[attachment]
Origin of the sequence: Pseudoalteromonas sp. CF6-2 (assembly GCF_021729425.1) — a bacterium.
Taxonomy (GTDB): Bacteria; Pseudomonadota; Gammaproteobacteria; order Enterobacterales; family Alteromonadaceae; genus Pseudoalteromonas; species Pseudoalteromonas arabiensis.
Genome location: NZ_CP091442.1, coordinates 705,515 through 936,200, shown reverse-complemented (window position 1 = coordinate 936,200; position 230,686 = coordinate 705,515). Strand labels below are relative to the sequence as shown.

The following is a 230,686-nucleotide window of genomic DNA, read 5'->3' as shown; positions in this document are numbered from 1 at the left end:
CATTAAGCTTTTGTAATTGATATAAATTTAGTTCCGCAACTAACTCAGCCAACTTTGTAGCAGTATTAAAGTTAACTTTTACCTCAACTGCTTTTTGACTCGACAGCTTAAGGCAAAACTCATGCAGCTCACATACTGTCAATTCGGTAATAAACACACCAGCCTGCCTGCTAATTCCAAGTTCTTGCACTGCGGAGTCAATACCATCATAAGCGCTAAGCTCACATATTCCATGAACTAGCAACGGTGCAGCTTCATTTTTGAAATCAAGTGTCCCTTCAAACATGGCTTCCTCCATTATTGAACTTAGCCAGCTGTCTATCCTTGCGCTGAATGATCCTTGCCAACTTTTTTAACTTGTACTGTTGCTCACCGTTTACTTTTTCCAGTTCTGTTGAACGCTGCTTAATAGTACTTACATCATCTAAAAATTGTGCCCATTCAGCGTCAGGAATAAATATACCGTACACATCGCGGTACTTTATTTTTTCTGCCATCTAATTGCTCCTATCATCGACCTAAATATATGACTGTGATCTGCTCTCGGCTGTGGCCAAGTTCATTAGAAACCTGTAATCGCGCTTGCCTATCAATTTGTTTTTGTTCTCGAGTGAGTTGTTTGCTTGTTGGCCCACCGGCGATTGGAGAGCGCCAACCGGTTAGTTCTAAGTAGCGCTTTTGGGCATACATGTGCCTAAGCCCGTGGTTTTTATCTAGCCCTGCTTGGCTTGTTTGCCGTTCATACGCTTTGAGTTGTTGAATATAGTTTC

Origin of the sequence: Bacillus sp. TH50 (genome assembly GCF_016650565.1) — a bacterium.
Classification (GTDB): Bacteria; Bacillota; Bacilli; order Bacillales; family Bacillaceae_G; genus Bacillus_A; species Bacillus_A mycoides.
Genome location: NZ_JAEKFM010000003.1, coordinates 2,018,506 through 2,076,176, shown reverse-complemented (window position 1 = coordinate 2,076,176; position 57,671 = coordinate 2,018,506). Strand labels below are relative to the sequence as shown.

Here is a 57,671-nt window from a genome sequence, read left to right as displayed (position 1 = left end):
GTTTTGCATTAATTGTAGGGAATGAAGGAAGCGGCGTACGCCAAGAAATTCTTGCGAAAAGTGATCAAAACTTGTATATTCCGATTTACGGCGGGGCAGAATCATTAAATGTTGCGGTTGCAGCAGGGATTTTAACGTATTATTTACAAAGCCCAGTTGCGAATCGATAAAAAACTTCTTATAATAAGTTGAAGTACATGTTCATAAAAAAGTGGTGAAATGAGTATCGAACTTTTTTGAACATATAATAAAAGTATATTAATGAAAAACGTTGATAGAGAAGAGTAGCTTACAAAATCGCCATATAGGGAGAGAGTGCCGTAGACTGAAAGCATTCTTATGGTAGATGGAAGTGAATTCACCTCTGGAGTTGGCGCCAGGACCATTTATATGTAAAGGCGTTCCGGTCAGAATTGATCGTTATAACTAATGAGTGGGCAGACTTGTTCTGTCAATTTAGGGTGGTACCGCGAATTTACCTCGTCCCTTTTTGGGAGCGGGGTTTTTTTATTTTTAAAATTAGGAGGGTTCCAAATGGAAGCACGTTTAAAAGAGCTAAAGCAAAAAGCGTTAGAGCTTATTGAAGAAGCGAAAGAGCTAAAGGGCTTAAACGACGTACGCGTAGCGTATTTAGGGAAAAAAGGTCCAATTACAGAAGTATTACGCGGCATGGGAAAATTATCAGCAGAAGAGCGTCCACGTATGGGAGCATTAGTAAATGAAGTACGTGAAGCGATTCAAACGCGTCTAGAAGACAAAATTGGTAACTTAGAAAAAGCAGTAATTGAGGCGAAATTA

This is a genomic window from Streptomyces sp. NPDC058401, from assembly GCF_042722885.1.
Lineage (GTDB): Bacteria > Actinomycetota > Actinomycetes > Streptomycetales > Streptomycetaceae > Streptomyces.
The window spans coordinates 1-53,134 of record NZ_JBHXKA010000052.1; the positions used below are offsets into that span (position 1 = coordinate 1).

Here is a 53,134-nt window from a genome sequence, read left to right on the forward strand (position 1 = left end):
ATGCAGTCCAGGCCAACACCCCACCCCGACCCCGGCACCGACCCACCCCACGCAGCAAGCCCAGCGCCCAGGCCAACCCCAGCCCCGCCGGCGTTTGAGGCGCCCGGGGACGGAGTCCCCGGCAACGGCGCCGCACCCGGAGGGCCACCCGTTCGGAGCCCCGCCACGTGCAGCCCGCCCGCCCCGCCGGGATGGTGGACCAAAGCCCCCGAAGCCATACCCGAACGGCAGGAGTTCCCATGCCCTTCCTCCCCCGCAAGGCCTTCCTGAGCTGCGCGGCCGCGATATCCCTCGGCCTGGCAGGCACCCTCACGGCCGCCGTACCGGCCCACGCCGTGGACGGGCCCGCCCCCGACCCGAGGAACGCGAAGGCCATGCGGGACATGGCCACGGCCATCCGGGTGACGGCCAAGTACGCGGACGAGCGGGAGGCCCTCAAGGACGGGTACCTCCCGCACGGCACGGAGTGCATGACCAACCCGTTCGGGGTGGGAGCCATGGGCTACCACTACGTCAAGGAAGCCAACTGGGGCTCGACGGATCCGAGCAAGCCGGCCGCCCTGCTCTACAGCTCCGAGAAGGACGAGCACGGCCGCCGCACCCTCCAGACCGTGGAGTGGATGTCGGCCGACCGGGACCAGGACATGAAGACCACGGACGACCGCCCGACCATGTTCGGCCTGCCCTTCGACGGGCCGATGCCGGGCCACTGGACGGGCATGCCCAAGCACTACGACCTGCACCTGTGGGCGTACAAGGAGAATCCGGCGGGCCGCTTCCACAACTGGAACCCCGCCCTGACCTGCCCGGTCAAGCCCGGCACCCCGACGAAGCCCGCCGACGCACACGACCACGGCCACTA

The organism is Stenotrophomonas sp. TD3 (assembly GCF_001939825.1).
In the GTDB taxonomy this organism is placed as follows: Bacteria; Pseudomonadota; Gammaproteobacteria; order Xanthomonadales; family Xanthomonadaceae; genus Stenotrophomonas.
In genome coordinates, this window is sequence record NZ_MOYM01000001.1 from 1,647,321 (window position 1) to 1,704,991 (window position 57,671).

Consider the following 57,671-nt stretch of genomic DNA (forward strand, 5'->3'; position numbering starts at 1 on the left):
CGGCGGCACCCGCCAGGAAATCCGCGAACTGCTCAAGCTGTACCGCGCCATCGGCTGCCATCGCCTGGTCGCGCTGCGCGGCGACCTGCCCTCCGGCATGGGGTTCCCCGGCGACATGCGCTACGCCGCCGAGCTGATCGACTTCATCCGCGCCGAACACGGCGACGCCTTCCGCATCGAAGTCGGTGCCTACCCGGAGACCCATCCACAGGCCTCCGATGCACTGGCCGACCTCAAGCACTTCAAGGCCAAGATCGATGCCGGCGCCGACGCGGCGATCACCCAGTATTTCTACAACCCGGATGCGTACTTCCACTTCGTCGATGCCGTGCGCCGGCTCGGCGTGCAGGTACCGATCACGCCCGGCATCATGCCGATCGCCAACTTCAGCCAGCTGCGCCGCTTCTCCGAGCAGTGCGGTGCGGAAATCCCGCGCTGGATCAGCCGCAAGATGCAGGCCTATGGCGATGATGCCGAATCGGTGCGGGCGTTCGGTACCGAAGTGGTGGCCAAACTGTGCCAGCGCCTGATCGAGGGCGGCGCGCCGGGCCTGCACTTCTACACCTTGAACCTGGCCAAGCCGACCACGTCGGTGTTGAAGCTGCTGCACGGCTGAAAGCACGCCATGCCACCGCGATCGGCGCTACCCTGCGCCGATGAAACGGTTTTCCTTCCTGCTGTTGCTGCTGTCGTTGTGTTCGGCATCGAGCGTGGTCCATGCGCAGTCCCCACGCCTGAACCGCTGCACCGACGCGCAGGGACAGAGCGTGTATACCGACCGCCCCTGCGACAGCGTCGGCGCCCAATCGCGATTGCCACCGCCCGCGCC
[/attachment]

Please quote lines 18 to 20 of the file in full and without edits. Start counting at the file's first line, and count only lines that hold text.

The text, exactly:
In genome coordinates, this window is sequence record NZ_MOYM01000001.1 from 1,647,321 (window position 1) to 1,704,991 (window position 57,671).

Consider the following 57,671-nt stretch of genomic DNA (forward strand, 5'->3'; position numbering starts at 1 on the left):
CGGCGGCACCCGCCAGGAAATCCGCGAACTGCTCAAGCTGTACCGCGCCATCGGCTGCCATCGCCTGGTCGCGCTGCGCGGCGACCTGCCCTCCGGCATGGGGTTCCCCGGCGACATGCGCTACGCCGCCGAGCTGATCGACTTCATCCGCGCCGAACACGGCGACGCCTTCCGCATCGAAGTCGGTGCCTACCCGGAGACCCATCCACAGGCCTCCGATGCACTGGCCGACCTCAAGCACTTCAAGGCCAAGATCGATGCCGGCGCCGACGCGGCGATCACCCAGTATTTCTACAACCCGGATGCGTACTTCCACTTCGTCGATGCCGTGCGCCGGCTCGGCGTGCAGGTACCGATCACGCCCGGCATCATGCCGATCGCCAACTTCAGCCAGCTGCGCCGCTTCTCCGAGCAGTGCGGTGCGGAAATCCCGCGCTGGATCAGCCGCAAGATGCAGGCCTATGGCGATGATGCCGAATCGGTGCGGGCGTTCGGTACCGAAGTGGTGGCCAAACTGTGCCAGCGCCTGATCGAGGGCGGCGCGCCGGGCCTGCACTTCTACACCTTGAACCTGGCCAAGCCGACCACGTCGGTGTTGAAGCTGCTGCACGGCTGAAAGCACGCCATGCCACCGCGATCGGCGCTACCCTGCGCCGATGAAACGGTTTTCCTTCCTGCTGTTGCTGCTGTCGTTGTGTTCGGCATCGAGCGTGGTCCATGCGCAGTCCCCACGCCTGAACCGCTGCACCGACGCGCAGGGACAGAGCGTGTATACCGACCGCCCCTGCGACAGCGTCGGCGCCCAATCGCGATTGCCACCGCCCGCGCC